85      At the hearing of the appeal, Moulton's counsel put forward a further legal explanation for the trial judge's conclusion, based on an analysis of the issuance and execution of the TSLs by Moulton as giving rise to Contract "A" and Contract "B". He abandoned this argument when it was pointed out by counsel for the Province that it had not been pleaded, argued at trial, or included in Moulton's factum.

The Province's Duty to Inform Moulton

 86      The parties' arguments on appeal attempt to find a legal framework for the imposition of a duty on the Province to inform Moulton, subsequent to the TSLs being entered into, of information relevant "to its ability to avail itself of its rights under the licenses" and, in particular, of "any First Nations expressing dissatisfaction with the consultation".

 87      Moulton finds authority for the imposition of such a duty in a statement made in George Spencer Bower, The Law of Actionable Misrepresentation, 4th ed. by The Honourable Mr. Justice K.R. Handley (London: Butterworths, 2000) at para. 76, that, where a continuing representation that was true when first made becomes false by supervening events, "the supervening events convert a true representation into a misrepresentation".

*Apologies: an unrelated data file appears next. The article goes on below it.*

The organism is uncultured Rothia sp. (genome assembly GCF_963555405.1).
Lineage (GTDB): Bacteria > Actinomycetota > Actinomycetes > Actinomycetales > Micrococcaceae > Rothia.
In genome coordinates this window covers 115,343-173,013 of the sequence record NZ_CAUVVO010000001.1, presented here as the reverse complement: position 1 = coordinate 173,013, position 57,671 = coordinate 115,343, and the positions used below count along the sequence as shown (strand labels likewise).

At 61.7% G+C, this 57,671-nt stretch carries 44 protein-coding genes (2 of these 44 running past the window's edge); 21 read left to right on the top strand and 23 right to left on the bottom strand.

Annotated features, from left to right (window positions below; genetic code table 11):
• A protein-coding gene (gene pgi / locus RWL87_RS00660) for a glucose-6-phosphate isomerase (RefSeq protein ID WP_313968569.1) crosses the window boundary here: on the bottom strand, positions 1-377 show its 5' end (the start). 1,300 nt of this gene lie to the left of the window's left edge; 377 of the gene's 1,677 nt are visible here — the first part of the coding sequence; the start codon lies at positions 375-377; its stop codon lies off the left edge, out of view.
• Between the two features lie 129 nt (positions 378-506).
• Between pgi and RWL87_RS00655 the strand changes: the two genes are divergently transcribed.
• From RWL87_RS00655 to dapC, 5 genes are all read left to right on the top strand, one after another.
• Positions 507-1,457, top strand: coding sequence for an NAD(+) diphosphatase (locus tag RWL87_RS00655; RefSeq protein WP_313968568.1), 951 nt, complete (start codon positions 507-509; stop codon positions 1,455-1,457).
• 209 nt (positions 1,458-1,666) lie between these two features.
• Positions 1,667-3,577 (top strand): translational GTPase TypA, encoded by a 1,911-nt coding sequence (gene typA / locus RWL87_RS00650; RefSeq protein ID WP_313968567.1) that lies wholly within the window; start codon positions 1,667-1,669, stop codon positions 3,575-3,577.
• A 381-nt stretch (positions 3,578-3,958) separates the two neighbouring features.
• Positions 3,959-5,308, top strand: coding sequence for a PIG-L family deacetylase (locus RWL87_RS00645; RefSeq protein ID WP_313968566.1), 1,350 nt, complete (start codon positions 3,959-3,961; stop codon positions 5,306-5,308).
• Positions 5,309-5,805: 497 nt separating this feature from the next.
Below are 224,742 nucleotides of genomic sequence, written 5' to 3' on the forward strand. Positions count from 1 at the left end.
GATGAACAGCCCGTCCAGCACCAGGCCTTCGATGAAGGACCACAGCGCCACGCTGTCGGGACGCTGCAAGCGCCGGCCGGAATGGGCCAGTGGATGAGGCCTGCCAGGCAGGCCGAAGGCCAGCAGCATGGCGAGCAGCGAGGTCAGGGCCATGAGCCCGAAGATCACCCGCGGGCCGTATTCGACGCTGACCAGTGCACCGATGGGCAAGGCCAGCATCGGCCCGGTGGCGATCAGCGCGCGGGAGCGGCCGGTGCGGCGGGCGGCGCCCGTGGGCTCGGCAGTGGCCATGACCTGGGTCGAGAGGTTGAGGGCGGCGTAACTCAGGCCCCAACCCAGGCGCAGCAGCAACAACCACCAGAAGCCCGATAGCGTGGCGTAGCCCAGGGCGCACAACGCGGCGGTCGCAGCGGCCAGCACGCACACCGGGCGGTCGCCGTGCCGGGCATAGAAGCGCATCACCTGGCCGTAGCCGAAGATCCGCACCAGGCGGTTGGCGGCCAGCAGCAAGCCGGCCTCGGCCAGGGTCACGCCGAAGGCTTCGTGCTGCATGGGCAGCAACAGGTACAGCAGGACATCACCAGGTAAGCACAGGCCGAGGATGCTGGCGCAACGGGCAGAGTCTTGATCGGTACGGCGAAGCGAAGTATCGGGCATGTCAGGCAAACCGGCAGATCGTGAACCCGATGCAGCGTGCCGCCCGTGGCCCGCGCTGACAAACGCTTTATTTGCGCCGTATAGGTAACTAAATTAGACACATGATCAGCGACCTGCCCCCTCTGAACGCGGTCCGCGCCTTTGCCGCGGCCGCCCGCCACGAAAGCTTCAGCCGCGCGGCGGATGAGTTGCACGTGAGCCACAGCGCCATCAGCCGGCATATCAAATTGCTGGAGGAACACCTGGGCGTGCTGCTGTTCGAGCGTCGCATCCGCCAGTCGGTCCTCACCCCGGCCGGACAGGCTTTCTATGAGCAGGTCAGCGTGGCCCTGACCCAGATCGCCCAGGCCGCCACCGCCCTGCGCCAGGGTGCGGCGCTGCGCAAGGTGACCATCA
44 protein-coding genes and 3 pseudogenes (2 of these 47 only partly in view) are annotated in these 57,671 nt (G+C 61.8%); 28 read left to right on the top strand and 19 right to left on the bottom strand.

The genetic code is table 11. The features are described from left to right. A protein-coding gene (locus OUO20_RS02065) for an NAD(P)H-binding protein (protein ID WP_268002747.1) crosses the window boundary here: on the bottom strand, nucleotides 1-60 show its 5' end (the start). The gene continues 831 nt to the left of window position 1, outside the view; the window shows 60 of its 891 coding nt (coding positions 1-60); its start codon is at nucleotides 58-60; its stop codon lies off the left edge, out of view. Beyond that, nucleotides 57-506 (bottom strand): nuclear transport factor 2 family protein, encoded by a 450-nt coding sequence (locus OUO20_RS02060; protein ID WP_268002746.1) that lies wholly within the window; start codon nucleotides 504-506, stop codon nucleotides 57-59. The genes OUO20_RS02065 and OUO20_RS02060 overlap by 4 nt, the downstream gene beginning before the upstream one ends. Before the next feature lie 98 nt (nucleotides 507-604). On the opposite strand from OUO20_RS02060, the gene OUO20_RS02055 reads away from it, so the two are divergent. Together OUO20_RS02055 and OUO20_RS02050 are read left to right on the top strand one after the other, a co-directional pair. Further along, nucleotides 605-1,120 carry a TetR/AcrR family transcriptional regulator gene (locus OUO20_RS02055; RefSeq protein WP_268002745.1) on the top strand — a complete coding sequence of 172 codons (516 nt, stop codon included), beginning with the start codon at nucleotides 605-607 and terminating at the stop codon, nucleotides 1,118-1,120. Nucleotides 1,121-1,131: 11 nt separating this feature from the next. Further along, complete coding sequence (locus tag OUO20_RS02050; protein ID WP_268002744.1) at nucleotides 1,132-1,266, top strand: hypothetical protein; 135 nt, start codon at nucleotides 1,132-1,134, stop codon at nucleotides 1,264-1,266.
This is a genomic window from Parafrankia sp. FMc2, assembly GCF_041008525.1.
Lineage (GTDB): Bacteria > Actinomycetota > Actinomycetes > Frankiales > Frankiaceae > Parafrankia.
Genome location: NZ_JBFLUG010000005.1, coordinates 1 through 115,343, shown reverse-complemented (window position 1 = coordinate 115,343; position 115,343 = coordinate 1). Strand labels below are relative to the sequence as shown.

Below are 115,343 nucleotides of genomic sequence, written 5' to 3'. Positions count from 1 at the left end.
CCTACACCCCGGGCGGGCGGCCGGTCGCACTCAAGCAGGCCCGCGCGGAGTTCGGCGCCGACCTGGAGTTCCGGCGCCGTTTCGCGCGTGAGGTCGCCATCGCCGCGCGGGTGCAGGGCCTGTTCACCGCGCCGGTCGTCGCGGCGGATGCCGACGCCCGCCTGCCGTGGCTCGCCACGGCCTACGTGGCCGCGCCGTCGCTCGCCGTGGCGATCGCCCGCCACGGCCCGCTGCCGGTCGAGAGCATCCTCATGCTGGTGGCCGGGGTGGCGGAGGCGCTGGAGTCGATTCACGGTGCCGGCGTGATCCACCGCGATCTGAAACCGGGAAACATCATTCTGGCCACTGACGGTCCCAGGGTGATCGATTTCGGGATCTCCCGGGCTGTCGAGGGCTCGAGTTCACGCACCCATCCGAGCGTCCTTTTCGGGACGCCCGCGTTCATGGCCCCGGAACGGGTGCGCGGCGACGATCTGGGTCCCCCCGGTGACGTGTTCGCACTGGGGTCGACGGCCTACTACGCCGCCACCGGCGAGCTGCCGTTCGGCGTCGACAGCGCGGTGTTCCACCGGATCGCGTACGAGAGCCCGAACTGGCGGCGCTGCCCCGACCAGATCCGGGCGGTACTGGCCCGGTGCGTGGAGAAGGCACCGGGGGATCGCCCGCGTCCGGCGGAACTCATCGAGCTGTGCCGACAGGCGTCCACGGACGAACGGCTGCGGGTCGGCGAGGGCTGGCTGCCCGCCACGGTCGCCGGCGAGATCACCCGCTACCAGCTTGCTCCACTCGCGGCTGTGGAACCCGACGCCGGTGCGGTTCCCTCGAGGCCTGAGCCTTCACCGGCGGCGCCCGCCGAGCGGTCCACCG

88      Spencer Bower cites, in support of this statement, With v. O'Flanagan, [1936] Ch. 575 at 584 (C.A.). In With, the parties entered into negotiations in January 1934 for the sale of a medical practice. The vendor represented the revenues of the practice were 200l. per annum. By the time the contract was signed on May 1, 1934, the vendor had been ill for several months and the practice had fallen off. The purchasers learned before signing the contract that a locum was managing the practice, but despite raising a concern with the vendor's lawyer, they were not informed of the loss in revenues. When they took possession, they found that the practice was almost non-existent. The purchasers sued for rescission of the contract.